It’s no wonder—it’s one of the most effective marketing tactics there is. And with tools like Constant Contact and Mail Chimp, anyone can do it. And that’s the trouble—many people aren’t doing it right.
Are You a Spammer?
In fact, they’re spammers. They don’t think of themselves that way, but they are. Maybe you’re one of them.
Now I’ll be the first to say that I am no email marketing expert. I have a subscriber list of my own, but I’m writing this from the perspective of an email recipient. One who’s tired of getting spammed.
So if you want to annoy readers and turn people off, then go ahead and ignore this list. If you want to do better, read on.
1. Do Not Email People Without Their Permission
It’s an age-old rule (in Internet time, at least) called “permission marketing.” It’s a term coined by Seth Godin, who says:
Permission marketing is the privilege (not the right) of delivering anticipated, personal and relevant messages to people who actually want to get them.
The key word is “permission.” It means that people have to give you permission to email them.
2. Do Not Email People Without Their Permission
Permission means that they “opt in.” When someone hands you a business card at a networking event, that does not constitute permission to add that person to your email list. When someone buys a ticket to your event, that is not permission.
And just because somebody adds you to her list doesn’t mean you get to add her to yours!
Only when people deliberately sign themselves up (as with the form to the right of this post) do you have permission to email them.
3. Do Not Email People Without Their Permission
I know what you’re thinking. “These people are my friends/colleagues/customers—we’re already in touch/Facebook friends/LinkedIn contacts. Surely I can add them to my list!”
No, you can’t. Just because they like you or support you doesn’t mean they want to get emails from you. So don’t assume they do.
By the way, I didn’t even add my mother to my email list—she had to opt-in like everyone else.
4. Do Not Email People Without Their Permission
If you’re getting a sense of deja-vu, it’s because this rule is so, so, so important.
It’s also the law. Here is a plain-English guide to what’s known as the CAN-SPAM Act, which is very clear.
5. Do Not Email People Without Their Permission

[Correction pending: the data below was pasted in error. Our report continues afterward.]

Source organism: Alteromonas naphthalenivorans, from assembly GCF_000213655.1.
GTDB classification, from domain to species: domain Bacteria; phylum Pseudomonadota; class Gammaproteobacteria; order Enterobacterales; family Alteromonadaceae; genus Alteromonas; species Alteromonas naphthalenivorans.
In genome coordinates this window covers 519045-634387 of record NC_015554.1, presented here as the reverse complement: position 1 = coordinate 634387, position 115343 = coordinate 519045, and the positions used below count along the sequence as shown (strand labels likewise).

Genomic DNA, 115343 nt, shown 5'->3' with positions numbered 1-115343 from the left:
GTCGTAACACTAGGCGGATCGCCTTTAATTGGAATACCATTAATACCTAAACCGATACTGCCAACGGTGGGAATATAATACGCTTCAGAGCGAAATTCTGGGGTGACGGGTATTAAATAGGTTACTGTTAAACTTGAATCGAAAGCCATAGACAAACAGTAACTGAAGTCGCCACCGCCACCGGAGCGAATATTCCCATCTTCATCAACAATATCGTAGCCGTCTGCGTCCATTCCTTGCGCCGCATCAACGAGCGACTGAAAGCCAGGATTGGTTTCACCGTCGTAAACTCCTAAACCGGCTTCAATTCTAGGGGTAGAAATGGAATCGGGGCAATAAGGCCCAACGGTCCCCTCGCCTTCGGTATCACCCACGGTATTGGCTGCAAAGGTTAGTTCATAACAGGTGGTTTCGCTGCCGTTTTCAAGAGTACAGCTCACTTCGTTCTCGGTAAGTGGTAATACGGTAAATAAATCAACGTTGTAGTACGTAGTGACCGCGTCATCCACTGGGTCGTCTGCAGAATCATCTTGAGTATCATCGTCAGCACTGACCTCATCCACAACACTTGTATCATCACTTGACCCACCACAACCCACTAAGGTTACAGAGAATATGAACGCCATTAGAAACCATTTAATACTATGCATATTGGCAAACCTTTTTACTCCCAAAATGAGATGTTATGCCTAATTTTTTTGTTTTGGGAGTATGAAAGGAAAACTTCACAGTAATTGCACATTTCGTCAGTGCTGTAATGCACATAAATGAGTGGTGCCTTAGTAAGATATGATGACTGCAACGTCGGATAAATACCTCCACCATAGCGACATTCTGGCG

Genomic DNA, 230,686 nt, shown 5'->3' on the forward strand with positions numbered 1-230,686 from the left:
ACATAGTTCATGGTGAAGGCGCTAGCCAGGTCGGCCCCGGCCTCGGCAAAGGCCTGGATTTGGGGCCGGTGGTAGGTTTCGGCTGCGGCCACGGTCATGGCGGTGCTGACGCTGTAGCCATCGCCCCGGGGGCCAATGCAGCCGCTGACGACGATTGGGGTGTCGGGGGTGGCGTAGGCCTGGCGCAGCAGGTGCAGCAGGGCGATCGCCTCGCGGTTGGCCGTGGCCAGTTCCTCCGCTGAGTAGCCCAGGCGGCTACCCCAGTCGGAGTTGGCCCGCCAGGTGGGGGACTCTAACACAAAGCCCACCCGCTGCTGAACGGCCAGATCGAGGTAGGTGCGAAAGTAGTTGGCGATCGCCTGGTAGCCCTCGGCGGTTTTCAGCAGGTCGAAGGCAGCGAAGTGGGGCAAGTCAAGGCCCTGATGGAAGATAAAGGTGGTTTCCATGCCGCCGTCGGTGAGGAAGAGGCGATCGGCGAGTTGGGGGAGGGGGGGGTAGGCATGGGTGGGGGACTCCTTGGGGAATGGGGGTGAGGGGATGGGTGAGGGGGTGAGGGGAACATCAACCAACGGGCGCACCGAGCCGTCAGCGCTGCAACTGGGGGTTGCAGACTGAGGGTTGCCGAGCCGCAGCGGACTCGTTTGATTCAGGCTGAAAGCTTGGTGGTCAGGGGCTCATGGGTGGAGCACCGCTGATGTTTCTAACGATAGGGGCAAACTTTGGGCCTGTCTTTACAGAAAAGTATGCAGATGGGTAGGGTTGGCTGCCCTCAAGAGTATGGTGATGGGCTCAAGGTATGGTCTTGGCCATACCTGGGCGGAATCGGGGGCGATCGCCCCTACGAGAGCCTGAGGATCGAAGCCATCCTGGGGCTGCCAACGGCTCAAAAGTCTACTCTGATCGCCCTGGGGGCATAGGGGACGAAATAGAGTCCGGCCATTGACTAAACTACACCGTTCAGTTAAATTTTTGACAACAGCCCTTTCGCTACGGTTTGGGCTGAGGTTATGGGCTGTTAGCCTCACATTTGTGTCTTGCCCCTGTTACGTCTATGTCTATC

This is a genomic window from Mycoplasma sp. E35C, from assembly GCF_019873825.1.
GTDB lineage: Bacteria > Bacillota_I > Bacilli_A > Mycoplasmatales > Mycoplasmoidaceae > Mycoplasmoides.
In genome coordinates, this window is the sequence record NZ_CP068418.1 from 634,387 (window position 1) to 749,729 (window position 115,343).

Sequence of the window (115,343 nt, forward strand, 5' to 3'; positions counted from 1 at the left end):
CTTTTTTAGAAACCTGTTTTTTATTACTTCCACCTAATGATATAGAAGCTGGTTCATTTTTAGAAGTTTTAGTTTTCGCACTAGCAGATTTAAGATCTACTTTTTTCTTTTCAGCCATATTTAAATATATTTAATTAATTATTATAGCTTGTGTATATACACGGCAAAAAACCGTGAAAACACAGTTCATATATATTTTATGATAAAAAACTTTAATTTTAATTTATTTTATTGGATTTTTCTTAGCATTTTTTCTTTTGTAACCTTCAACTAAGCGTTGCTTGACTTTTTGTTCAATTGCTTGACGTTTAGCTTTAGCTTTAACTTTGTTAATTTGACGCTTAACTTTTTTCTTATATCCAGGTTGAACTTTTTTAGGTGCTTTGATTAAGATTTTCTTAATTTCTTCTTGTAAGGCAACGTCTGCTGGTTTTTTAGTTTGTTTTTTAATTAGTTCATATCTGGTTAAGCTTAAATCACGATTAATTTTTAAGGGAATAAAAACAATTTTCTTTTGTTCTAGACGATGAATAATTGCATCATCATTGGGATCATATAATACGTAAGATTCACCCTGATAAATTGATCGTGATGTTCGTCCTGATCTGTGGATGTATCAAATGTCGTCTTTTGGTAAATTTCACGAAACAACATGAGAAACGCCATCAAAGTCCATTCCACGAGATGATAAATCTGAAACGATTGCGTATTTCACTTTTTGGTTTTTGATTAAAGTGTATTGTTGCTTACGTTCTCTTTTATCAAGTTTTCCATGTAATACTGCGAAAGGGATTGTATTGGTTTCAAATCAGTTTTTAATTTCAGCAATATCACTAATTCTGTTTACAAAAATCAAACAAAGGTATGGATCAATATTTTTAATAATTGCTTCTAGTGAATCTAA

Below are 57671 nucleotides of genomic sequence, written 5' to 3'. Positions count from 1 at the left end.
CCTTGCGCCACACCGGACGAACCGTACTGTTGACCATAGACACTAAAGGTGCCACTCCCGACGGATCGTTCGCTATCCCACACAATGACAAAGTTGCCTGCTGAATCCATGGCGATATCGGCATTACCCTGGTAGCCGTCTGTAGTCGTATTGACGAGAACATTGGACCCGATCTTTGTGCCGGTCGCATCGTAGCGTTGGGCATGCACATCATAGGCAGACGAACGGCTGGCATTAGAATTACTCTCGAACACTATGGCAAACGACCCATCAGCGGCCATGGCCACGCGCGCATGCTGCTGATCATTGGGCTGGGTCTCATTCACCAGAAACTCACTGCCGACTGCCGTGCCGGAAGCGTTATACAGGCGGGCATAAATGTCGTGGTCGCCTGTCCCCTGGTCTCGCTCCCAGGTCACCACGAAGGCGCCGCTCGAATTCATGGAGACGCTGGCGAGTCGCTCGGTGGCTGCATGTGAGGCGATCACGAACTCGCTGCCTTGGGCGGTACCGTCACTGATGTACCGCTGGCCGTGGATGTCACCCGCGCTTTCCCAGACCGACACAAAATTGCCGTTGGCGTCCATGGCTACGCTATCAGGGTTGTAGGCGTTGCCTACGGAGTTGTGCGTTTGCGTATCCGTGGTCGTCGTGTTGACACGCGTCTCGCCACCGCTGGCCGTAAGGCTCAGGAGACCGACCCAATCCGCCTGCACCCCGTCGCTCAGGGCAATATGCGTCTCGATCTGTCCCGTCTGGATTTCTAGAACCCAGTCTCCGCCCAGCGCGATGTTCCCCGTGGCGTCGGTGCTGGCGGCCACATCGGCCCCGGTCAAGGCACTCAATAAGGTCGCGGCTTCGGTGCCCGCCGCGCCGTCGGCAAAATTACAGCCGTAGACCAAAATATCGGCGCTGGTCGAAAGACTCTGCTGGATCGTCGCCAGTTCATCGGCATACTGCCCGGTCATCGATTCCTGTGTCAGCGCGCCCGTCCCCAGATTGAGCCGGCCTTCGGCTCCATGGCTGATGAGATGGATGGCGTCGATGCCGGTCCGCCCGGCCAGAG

“But my stuff isn’t spam,” you’re thinking. “I’m not trying to rip anybody off.”
You may be confusing “spammer” for “scammer.” You don’t have to be a Nigerian prince or selling “V1agr@” to be a spammer. Spam is spam, and if it’s unsolicited, that means it’s spam.
6. Do Not Email People Without Their Permission
“But I’m not even selling anything!” Okay, let’s get real. We’re all selling something. Whether you’re promoting your band’s next gig, asking people to support your favorite charity, or just updating us about your fabulous life, it’s all “selling.”
But I’m no lawyer, and there may indeed be exemptions for non-commercial messages. But it is, at minimum, a violation of the spirit of anti-spam laws to add people to your list without their permission.
7. Do Not Email People Without Their Permission
Maybe you’re thinking, “If they didn’t want my emails they’d unsubscribe.” Sure, they can unsubscribe, but there’s a multitude of reasons people stay on lists they don’t want to be a part of, from simple human inertia to concern about hurting the sender’s feelings.
But you shouldn’t be putting people in that position in the first place.
8. Do Not Email People Without Their Permission
“Okay, so how am I supposed to get subscribers if I can’t email them?” You can promote your list on social media, your website, on your business cards and other places.
And you could even send people an email asking them to subscribe to your list. Again, I’m not a lawyer, but there’s a difference in principle between a one-time request and adding people to an ongoing monthly or weekly email list.
9. Do Not Email People Without Their Permission
“But I need lots of subscribers!” No you don’t. What you need are readers, not subscribers.
Your number of subscribers is what’s called a vanity metric. And while it may make you feel good to say you have 1,000 or 10,000 subscribers, how many of them actually open your emails? How many click on the links you include? (Your email client will have those stats.)
Most of all, how many take the action you request? That’s the ultimate metric.
You want subscribers who are engaged, and the quickest way to turn people off is to add them to your list without their permission.
10. Do Not Email People Without Their Permission
Do I really have to say it again? Okay, I’ll let a real expert say it. Check out this list of rookie email marketing mistakes from Mail Chimp. You’ll see that “permission” is a running theme.
Your Reputation is in Your Hands
Now you may find an email marketing expert who will tell you to add anyone and everyone to your list. That everyone does it and that the rewards outweigh the risks.
But the real professionals don’t do it, and neither should you.
(This post originally ran on the InNetwork blog)